Dear Pandemic, it's almost time to break up, and I'm a little sad. I'll miss not having to wear pants, but once we're all vaccinated, it will be time to bid farewell.

Dear Pandemic, It’s Not You, It’s Me (Well, It’s Kind of You Too)

Dear Pandemic, it's almost time to break up, and I'm a little sad. I'll miss not having to wear pants, but once we're all vaccinated, it will be time to bid farewell.

By Amy Axelson

Dear Pandemic,

This letter is very difficult to write. We have been together since March and in the grand scheme of things it’s only been about nine months. It really feels like much much longer than that. Like ten years. This journey has been filled with ups and downs but primarily panic. The forty-five minute lines outside of grocery stores, the Purell, the masks, and of course, the toilet paper. You have had such an impact on our lives and the world.

This time was going to come eventually and now that it has, we need to think about our lives after the vaccine. We were together during the lockdowns, the protests, the curfews and school closures. We’ve worked through this at home, but you have to have known this wasn’t forever. These last couple of weeks have been tough. I wasn’t sure it was certain, but it looks like the vaccine is going to end this. It looks like we are over.   

I know that this relationship has become routine. We have a pretty well established working at home and remote situation that has become so dysfunctional I’m beginning to enjoy it. I am enjoying being completely cut off and not talking to anyone. I no longer need to dye my hair, wear new clothes or wear pants at the drive thru. I’ve become comfortable with this Utopia of curbside pickup and delivery but this excitement can’t last.

The best days are behind us. I loved your focus on social justice and dedication to making this the worst election cycle in modern history. You have matured and grown into a complete influencer lifestyle. You have your own line of masks, loungewear and funeral homes. The persistence and dedication you have shown has been global. I’m not going to lie, your handling of this year’s Burning Man was admirable. You are a mature pandemic who relates to people and the world. I mean, you were probably right about Thanksgiving this year. Nobody needed to endure dinner with Uncle Larry, not after he went to that rally.  You’re a formidable pandemic no matter how much they try and downplay you. I know some people thought you were over after your big splash in New York but that world tour really showed everyone who was still on top. You stopped people from gathering in Times Square and I’m really happy I have been here to see all of your societal transformation, but I think it’s time to part ways by getting a vaccine as I feel the pull to see a live performance of Hamilton. In person.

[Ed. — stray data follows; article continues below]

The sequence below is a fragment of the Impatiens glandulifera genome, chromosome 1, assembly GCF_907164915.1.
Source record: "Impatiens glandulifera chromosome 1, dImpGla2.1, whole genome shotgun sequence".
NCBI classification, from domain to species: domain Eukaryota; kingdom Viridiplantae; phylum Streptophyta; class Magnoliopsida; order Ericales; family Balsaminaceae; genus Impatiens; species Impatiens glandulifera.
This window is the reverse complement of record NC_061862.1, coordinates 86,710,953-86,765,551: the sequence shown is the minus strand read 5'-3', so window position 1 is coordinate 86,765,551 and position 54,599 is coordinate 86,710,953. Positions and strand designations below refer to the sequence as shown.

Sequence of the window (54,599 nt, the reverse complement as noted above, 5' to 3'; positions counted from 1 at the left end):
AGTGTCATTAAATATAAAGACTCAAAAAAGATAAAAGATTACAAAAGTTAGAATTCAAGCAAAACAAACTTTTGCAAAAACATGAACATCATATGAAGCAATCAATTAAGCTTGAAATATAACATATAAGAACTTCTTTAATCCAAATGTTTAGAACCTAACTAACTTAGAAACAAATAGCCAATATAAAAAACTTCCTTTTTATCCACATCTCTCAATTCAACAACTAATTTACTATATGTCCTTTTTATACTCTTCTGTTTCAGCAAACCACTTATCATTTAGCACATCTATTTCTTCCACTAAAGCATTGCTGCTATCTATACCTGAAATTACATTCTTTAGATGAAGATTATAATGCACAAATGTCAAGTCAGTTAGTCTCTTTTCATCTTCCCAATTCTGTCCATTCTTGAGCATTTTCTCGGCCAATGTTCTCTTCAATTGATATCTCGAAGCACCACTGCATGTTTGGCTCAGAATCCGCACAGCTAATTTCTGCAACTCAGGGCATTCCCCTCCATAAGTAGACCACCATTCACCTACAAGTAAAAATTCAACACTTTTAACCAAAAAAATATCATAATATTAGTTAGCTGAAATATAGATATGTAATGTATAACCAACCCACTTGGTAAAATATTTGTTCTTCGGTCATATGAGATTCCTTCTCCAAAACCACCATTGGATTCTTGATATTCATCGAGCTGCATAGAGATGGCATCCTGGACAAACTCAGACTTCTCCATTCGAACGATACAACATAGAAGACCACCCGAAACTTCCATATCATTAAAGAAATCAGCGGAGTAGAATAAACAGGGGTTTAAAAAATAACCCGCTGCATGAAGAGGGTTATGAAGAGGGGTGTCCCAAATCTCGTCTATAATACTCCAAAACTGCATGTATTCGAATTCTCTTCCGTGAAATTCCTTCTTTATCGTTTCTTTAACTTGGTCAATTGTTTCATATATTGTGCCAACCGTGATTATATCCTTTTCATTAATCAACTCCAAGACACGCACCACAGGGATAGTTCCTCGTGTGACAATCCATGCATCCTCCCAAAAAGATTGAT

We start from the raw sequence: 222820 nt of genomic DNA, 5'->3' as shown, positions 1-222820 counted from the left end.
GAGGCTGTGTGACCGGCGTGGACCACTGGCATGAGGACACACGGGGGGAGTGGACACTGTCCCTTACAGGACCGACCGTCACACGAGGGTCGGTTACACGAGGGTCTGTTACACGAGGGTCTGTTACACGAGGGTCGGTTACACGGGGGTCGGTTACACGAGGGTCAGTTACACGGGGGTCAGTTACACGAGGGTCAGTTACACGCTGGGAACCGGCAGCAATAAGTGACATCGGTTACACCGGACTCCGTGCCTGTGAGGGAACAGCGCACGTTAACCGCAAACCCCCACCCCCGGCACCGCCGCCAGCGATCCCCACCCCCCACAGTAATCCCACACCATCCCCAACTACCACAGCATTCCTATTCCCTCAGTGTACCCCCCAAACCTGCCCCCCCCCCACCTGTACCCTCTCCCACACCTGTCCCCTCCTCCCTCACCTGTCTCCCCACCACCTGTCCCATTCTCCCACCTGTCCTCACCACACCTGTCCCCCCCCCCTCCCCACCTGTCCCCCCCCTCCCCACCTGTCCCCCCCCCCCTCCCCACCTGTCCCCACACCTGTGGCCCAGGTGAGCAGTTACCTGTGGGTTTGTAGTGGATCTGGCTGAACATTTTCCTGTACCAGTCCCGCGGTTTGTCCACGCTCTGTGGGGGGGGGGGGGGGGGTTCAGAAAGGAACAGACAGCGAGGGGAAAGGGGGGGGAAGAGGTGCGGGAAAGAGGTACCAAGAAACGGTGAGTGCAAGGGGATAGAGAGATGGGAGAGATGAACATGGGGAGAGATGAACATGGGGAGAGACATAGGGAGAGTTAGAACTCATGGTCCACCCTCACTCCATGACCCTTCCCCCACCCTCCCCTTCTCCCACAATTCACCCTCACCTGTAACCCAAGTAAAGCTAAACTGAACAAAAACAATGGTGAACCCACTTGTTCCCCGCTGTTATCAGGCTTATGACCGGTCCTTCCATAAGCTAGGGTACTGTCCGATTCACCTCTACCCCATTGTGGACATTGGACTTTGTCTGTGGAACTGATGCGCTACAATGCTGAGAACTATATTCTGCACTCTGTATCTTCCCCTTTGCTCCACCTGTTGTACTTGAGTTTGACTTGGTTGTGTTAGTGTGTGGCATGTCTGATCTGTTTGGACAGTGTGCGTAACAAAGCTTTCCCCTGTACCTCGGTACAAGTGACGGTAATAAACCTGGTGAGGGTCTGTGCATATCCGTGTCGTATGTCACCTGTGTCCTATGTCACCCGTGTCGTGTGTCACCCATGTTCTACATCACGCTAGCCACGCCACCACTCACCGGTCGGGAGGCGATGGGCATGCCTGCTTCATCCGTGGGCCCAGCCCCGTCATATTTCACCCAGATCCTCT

I want you to be happy and I really hope you find a nice bat or lab that will love you more and respect you more than I do. I am sorry that I never quite “got” you, even though I was convinced about three times a week that I was infected with you. You have made me a more frequent hand-washer and I thank you for that.

I know it sounds cliche but I hope after this we can stay friends, maybe a Zoom call. I will miss all the Netflix and not having to commute everyday. I want to look past the death and despair and maybe we can do a nice memorial sometime.  I don’t want to forget the time we spent together, but I respect your decision to pretend 2020 didn’t even happen. I know that will be hard. Things will never be the same after you. I support any decision you make to move on. Thank you for everything you taught me, especially that Jeffrey Toobin has a small penis.





About the Author

Amy Axelson is a director and writer, known for Why We Wax (2008). The award winning short documentary which she was co-producer, director and writer on Why We Wax was the darling of the 2007/2008 film festival circuit and played on Current TV. Ms. Axelson has worked on productions in New York and across the country for companies such as Washington National Opera in Washington, D.C., Michigan Opera Theatre in Detroit, San Francisco Lyric Opera, Pine Mountain Music Festival, New York Chamber Opera and Dicapo Opera.